Wednesday, March 26, 2008

Lab Results and Skin Issues

I saw Dr. Kenyon today and got the results of the blood lab results from last week. My CEA is 0.9, which is a good normal number. The normal range is 0-2.5 micrograms. So, it was in the normal range - a good sign! However, my CA 15-3 level was 36. Two months ago, it was 31. Three months before that, it was 23. Normal is less than 35.

So, should I be worried about this CA 15-3 result? Not really. While in the best of all possible worlds, we would have liked to see this number go down, it isn't cause for concern, because apparently, they are not quite sure what this test is measuring. Here is one critique of the test:

According to what this person on the blog says (a Dr. Stephen Martin, who has a Ph.D. in immunology; he is promoting his therapy in the blog and seems to be defensive about what he does as it doesn't seem to be widely respected in the medical community; however, he quote legitimate research, although I cannot judge whether his interpretation of these studies is accurate), this tumor marker could also go up when the tumor is dying.

Dr. Kenyon also said that this test measures growing tissue, which could be an indication of another thing going on with my skin. In the area where there were skin mets (as opposed to just the rash) - that cauliflower area - I started to develop a hard thick scab. So, Dr. Kenyon advised me to soften it up a bit by putting aloe vera gel on it. The scab sloughed off last week, leaving an open wound that is about 3 inches long and half inch or so wide. A few small, pencil-eraser-width areas have bled a little and the whole thing weeps a yellowish clear fluid. Not a lot, but a little bit. So, I've been keeping it clean, patting it dry, and putting a non-stick dressing on it. I asked him if there was anything else I could do and his reply was to keep it clean and dry. It may take several months for this to heal! Bummer, but what can I do? At any rate, he said that the elevated CA 15-3 test may be an indicator of my body trying to regenerate the skin in this area.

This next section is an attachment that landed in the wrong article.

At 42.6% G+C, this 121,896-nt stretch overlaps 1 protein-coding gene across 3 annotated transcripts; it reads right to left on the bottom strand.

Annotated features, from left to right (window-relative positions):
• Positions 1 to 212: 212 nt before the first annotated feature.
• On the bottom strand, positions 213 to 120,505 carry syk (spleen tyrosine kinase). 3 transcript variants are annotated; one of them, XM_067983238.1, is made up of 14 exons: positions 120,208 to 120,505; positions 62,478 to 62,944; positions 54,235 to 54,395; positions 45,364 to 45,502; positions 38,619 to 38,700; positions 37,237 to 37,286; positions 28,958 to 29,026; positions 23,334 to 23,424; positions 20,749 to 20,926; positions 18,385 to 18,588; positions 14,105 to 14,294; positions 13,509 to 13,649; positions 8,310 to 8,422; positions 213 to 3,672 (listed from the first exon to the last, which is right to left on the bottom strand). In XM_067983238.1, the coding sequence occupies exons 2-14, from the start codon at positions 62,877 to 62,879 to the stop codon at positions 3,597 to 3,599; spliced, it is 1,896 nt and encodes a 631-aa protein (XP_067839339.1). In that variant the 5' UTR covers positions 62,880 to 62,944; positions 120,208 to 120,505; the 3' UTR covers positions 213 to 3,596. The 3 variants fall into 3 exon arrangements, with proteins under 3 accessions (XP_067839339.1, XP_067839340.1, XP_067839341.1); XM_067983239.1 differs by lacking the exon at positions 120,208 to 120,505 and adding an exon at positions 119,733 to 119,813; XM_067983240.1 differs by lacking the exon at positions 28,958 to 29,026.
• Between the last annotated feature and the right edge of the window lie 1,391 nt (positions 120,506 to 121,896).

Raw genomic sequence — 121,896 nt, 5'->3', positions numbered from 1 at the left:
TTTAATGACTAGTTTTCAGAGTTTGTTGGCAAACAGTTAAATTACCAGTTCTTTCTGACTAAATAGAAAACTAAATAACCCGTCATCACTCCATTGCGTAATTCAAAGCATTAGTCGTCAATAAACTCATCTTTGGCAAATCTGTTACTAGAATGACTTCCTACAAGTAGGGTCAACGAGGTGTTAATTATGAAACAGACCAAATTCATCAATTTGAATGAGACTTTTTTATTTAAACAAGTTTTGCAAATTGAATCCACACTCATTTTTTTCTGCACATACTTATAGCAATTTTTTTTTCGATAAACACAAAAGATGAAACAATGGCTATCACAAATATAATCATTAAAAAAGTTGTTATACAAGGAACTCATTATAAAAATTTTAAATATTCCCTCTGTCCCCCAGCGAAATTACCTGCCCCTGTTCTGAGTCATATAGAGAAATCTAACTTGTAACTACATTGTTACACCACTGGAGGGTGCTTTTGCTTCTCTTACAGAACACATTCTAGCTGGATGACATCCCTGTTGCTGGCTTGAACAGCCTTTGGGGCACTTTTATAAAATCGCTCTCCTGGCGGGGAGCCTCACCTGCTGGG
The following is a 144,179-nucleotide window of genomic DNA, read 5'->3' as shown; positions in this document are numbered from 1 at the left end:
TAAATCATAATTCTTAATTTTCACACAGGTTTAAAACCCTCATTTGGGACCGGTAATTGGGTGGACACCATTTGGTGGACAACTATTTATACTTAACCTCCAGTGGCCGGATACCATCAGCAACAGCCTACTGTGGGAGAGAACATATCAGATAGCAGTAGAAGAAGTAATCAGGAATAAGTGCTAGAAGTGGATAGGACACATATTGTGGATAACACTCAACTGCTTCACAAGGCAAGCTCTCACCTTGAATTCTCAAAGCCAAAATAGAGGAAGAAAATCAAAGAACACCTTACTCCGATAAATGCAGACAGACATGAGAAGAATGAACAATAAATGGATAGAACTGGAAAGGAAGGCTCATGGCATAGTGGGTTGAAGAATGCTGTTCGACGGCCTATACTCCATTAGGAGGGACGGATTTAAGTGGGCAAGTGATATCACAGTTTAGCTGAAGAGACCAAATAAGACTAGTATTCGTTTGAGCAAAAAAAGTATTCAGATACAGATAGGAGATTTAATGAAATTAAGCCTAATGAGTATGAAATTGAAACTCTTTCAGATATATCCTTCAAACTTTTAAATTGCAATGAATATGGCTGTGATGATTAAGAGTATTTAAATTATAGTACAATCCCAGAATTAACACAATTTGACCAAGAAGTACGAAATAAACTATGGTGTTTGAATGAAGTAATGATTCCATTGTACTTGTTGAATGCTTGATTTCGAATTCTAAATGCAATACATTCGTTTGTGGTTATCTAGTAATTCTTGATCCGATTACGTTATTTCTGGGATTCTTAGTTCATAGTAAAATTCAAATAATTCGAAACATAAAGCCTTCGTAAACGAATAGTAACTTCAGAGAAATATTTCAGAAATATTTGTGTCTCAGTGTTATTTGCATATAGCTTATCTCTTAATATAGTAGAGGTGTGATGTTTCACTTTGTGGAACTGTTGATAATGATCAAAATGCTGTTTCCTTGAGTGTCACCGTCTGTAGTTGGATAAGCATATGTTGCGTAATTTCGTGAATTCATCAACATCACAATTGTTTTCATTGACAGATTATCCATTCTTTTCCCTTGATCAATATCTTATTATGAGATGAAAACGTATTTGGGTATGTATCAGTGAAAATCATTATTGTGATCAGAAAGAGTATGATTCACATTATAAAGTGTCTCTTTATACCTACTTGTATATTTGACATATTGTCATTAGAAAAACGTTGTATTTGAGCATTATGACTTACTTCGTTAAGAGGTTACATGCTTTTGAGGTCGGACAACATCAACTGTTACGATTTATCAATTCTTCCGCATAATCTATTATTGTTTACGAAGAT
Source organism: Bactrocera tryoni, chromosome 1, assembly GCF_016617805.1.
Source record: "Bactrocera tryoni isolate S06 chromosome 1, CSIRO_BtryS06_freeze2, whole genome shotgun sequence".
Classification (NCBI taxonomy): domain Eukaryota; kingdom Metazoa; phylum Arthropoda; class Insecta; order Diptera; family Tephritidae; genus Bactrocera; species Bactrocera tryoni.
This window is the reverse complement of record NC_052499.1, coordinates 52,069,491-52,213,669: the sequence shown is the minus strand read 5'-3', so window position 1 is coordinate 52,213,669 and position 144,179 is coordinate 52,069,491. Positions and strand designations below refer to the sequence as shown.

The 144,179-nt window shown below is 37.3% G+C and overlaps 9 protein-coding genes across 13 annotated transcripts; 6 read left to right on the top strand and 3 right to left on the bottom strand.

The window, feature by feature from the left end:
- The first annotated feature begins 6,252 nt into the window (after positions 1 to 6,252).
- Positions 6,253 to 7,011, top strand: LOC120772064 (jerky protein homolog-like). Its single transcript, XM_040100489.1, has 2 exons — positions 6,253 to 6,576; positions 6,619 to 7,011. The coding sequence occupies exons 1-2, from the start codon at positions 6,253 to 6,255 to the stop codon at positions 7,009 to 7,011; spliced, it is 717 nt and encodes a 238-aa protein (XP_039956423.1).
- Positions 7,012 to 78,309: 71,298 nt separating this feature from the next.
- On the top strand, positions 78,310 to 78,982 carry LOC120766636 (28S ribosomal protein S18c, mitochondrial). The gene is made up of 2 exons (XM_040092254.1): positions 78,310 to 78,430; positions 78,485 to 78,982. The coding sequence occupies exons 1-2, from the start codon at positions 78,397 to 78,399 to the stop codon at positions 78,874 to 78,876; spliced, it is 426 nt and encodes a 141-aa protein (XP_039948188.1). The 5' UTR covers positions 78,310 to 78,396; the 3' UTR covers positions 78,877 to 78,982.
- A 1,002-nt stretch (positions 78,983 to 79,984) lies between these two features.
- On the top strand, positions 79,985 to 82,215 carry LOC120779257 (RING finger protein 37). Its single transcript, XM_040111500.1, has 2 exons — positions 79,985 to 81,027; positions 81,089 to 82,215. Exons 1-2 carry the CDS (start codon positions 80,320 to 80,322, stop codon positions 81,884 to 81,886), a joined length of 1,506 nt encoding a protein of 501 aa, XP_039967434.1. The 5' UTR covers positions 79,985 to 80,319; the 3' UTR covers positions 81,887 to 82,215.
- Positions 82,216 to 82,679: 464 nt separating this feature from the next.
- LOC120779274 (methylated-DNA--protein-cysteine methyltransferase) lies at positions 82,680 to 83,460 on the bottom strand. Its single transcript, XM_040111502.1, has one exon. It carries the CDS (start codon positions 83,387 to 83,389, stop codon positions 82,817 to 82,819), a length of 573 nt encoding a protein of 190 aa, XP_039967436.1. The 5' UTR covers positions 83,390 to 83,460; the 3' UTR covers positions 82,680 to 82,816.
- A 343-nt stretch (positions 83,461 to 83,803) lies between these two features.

In the meantime, no swimming pools for me! Double-bummer, because on Friday, my sister and her husband and two kids and Eddie and I are heading to a place called the Great Wolf Lodge, in Grand Mound, Washington, just south of Olympia. It apparently has one of the largest indoor water parks, including this funnel-like thing called the Hurlin' Tornado, that you go down in a four-person raft. Ah well. My sister said that they could take Eddie with them. That means that I'll get to go to the spa instead! And, get a manicure and a massage, too, I think! Yippee!


Jeanne said...

Dee--sorry you couldn't go in the water because of this. Your chemo is probably also making you slow to heal, don't you think?

I'm seeing Dr. Lee on Friday, after not seeing him for eight weeks--I'd kind of like to just get on another train and miss my appt., but of course I won't. I need a round of tests, and I'm getting awfully tired of them.


Dee said...

Jeanne, I hear ya about not wanting to undergo a whole round of tests . . . I hate getting those needle sticks! But I also like the peace of mind associated with them, too, as clues to what's going on with my body.

I saw an exchange about skin mets on last night and one woman said that she takes an herb called "cumirin" which is in tumeric. I just checked with my Indian (from India) colleague who told me that tumeric is used all the time in ayurvedic medicine, so he's going to bring me some tumeric that I can make into a paste to go on the open wound. He says it helps it to heal quicker and just overall supports the body - it will cool the heat there, it has anti-cancer, antibiotic, anti-fungal properties, and it will allow the heat to escape while also supporting healing. He said it might sting a bit, but since I don't have sensation there anyway, I'm not too concerned about it. We'll try it and see what happens!